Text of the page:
NORWAY: Capitalism is riding the winds of change. It divides the environmentalists’ quest for a sustainable future. Quite a few climate organizations seem to argue and publicly defend that aesthetics and nature will have to do with wind turbines scattered around as long as our CO2 footprint is lowered.
– Does not nature have its own value?
They fail to see the full picture of the Sustainable Development Goals as stated by the United Nations. Not acknowledging that nature and the many species of the world have to be protected at the very same time as we phase out fossil energy for sustainable energy and they do not seem to bother to make (not their cause/not their fight) a society where wealth is more equally distributed.
– Do they not watch the news from riots all over the world demanding justice for the poor?
Municipalities and landowners are tempted by promised jobs, taxes and money, while ornithologists, fishermen and local people enjoying the outdoors, the quietness of nature and the magnificent views of untouched nature are picking a fight.
– Is it not true that tourists say they come for the unspoiled nature?
Runde the Puffin Island
Runde is a small island in Herøy in the south-west of Møre og Romsdal county. The island with only 90 inhabitants has the southernmost seabird colonies in Norway and the most species-rich seabird sanctuary in Scandinavia with large populations of Atlantic puffin, Black-legged kittiwake, Common Shag, Northern Gannet, and Northern fulmar. The island is also known for the gold and silver treasure that was found at Kvalneset in 1972. The treasure was the cargo of the ship Akerendam from the Netherland, shipwrecked during its maiden voyage outside Runde in 1725. Coins and other artifacts from the ship can be seen in the exhibition at the Runde Environmental Centre. In 2013, four bird protection areas and one nature reserve on Runde was named a “Ramsar Wetland of International Importance”. This means that Norway has committed to maintain the ecological character of the area and to plan for the “wise use”, or sustainable use, of all of the wetland area.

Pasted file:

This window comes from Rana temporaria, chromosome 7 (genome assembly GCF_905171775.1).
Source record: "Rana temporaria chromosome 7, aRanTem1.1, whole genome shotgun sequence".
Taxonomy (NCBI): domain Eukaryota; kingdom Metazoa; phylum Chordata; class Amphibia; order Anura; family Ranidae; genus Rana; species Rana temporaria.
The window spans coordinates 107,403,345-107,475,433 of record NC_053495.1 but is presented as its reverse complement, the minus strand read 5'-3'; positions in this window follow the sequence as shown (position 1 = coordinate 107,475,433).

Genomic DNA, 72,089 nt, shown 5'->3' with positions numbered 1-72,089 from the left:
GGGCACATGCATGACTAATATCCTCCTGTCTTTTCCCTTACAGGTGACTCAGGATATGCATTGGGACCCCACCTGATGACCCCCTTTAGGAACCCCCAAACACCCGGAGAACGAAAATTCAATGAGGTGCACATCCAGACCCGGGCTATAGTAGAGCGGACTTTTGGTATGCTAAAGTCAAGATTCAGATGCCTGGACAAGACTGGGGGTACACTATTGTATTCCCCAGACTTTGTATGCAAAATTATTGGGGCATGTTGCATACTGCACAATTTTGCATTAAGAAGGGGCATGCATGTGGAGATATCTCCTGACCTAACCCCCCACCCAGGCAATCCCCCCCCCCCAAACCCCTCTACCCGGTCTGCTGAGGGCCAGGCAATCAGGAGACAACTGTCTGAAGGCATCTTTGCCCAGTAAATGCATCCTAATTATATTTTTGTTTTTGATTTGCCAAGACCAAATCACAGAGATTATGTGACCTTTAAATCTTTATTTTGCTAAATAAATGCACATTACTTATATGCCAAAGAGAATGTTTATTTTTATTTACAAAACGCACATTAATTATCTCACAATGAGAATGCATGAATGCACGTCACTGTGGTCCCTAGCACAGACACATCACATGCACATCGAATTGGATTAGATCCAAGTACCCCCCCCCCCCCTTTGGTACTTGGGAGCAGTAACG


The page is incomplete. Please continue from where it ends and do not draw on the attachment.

The 350MW bottom-fixed Havsul 1 offshore wind project, being developed by Canada’s Enbridge, would be built to provide additional power to the Nyhamna onshore gas processing plant in southwestern Norway. The wind farm, which would consist of about 40 ultra-large turbines mated to concrete gravity-base foundations in some 30 meters of water, would support output from a refinery that has struggled for years with an unreliable single-line grid link. Power from Havsul 1 will also enhance the energy security of the local grid. “This project will provide strong social, environmental and [regional] economic benefits as well as supporting Norway’s transition to a low carbon economy,” says Veenu Narula, vice-president of Enbridge’s power business operations.
Skyggekast – moving shadow from wind turbines
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Recommended further reading from Harvest Magazine on the wind magnates and the wind industries destructible appetite for Nature